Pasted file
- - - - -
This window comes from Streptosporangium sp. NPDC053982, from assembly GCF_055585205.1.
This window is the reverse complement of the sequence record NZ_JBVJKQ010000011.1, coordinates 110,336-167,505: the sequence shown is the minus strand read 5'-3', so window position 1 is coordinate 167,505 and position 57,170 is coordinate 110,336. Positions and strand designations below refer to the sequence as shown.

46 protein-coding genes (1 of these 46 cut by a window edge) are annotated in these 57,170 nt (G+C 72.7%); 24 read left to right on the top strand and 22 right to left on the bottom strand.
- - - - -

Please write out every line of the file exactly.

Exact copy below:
This window comes from Streptosporangium sp. NPDC053982, from assembly GCF_055585205.1.
This window is the reverse complement of the sequence record NZ_JBVJKQ010000011.1, coordinates 110,336-167,505: the sequence shown is the minus strand read 5'-3', so window position 1 is coordinate 167,505 and position 57,170 is coordinate 110,336. Positions and strand designations below refer to the sequence as shown.

46 protein-coding genes (1 of these 46 cut by a window edge) are annotated in these 57,170 nt (G+C 72.7%); 24 read left to right on the top strand and 22 right to left on the bottom strand.